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Vitamin D Deficiency Linked to Chronic Inflammation

We are always interested in research which can show what conditions may cause chronic inflammation

Australian Center for Precision Health, University of South Australia Cancer Research Institute,
Adelaide, Australia, 2
South Australian Health and Medical Research Institute, Adelaide, Australia and 3
Population, Policy and Practice, UCL Institute of Child Health, London, UK
*Corresponding author. Australian Center for Precision Health, University of South Australia Cancer Research Institute,
GPO Box 2471, Adelaide, SA 5001, Australia. E-mail: Elina.Hypponen@unisa.edu.au
Received 14 December 2021; Editorial decision 29 March 2022; Accepted 8 April 2022

 

Abstract
Background: Low vitamin D status is often associated with systemic low-grade inflam-
mation as reflected by elevated C-reactive protein (CRP) levels. We investigated the cau-
sality and direction of the association between vitamin D status and CRP using linear and non-linear Mendelian randomization (MR) analyses.

Methods: MR analyses were conducted using data from 294 970 unrelated participants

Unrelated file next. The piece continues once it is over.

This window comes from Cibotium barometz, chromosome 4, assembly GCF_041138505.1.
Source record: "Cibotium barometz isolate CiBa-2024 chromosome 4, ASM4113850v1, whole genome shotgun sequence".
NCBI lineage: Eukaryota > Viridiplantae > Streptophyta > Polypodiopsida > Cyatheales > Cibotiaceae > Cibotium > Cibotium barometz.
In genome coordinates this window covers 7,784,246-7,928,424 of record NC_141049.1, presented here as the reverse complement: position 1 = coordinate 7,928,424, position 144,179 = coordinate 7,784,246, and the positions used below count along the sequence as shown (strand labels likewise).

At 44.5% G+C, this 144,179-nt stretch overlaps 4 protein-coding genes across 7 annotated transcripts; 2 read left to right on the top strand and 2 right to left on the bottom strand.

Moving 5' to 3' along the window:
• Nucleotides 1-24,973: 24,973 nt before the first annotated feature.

of White-British ancestry from the UK Biobank. Serum 25-hydroxyvitamin D [25(OH)D] and CRP concentrations were instrumented using 35 and 46 genome-wide significant variants, respectively.

Results: In non-linear MR analysis, genetically predicted serum 25(OH)D had an L-shaped
association with serum CRP, where CRP levels decreased sharply with increasing
25(OH)D concentration for participants within the deficiency range (<25 nmol/L) and lev-
elled off at – 50 nmol/L of 25(OH)D (Pnon-linear ¼ 1.49E-4).

Analyses using several pleiotropy-robust methods provided consistent results in stratified MR analyses, con-
firming the inverse association between 25(OH)D and CRP in the deficiency range
(P ¼ 1.10E-05) but not with higher concentrations. Neither linear or non-linear MR analysis supported a causal effect of serum CRP level on 25(OH)D concentration (Plinear ¼ 0.32 and Pnon-linear ¼ 0.76).
Conclusion: The observed association between 25(OH)D and CRP is likely to be caused by vitamin D deficiency.

Correction of low vitamin D status may reduce chronic inflammation.
Key words: Non-linear Mendelian randomization, vitamin D, serum 25-hydroxyvitamin D concentration, C-reactive
protein, chronic inflammation

 

The full study can be read below

Vitamin D deficiency and C-reactive protein: a bidirectional Mendelian randomization study
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